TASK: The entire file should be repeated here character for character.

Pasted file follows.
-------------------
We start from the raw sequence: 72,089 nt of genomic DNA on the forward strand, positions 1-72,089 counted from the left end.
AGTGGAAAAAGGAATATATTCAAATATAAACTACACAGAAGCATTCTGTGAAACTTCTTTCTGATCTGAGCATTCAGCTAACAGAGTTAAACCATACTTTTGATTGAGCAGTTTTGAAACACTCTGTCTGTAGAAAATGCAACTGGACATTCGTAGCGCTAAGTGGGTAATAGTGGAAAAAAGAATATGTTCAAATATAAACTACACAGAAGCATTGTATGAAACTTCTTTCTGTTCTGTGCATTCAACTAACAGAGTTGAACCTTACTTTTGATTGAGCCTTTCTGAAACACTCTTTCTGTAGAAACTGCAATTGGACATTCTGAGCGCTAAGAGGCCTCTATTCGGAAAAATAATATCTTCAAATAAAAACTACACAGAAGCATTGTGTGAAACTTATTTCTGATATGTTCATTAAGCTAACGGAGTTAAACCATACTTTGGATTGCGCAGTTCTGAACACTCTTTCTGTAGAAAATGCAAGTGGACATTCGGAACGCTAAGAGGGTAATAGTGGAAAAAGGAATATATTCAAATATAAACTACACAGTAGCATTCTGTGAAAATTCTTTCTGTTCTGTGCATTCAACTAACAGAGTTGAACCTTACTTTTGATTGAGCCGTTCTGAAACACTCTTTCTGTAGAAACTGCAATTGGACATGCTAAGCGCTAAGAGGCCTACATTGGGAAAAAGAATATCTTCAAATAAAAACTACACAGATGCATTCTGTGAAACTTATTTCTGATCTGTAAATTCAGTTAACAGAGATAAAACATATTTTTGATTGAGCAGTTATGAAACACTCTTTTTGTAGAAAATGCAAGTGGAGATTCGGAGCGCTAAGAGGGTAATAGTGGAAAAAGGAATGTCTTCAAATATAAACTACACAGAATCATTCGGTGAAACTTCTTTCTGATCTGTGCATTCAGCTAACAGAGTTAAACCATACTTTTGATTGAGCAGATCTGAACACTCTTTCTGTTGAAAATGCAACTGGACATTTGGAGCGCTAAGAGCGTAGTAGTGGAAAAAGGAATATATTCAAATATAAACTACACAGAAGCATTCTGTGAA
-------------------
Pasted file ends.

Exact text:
We start from the raw sequence: 72,089 nt of genomic DNA on the forward strand, positions 1-72,089 counted from the left end.
AGTGGAAAAAGGAATATATTCAAATATAAACTACACAGAAGCATTCTGTGAAACTTCTTTCTGATCTGAGCATTCAGCTAACAGAGTTAAACCATACTTTTGATTGAGCAGTTTTGAAACACTCTGTCTGTAGAAAATGCAACTGGACATTCGTAGCGCTAAGTGGGTAATAGTGGAAAAAAGAATATGTTCAAATATAAACTACACAGAAGCATTGTATGAAACTTCTTTCTGTTCTGTGCATTCAACTAACAGAGTTGAACCTTACTTTTGATTGAGCCTTTCTGAAACACTCTTTCTGTAGAAACTGCAATTGGACATTCTGAGCGCTAAGAGGCCTCTATTCGGAAAAATAATATCTTCAAATAAAAACTACACAGAAGCATTGTGTGAAACTTATTTCTGATATGTTCATTAAGCTAACGGAGTTAAACCATACTTTGGATTGCGCAGTTCTGAACACTCTTTCTGTAGAAAATGCAAGTGGACATTCGGAACGCTAAGAGGGTAATAGTGGAAAAAGGAATATATTCAAATATAAACTACACAGTAGCATTCTGTGAAAATTCTTTCTGTTCTGTGCATTCAACTAACAGAGTTGAACCTTACTTTTGATTGAGCCGTTCTGAAACACTCTTTCTGTAGAAACTGCAATTGGACATGCTAAGCGCTAAGAGGCCTACATTGGGAAAAAGAATATCTTCAAATAAAAACTACACAGATGCATTCTGTGAAACTTATTTCTGATCTGTAAATTCAGTTAACAGAGATAAAACATATTTTTGATTGAGCAGTTATGAAACACTCTTTTTGTAGAAAATGCAAGTGGAGATTCGGAGCGCTAAGAGGGTAATAGTGGAAAAAGGAATGTCTTCAAATATAAACTACACAGAATCATTCGGTGAAACTTCTTTCTGATCTGTGCATTCAGCTAACAGAGTTAAACCATACTTTTGATTGAGCAGATCTGAACACTCTTTCTGTTGAAAATGCAACTGGACATTTGGAGCGCTAAGAGCGTAGTAGTGGAAAAAGGAATATATTCAAATATAAACTACACAGAAGCATTCTGTGAA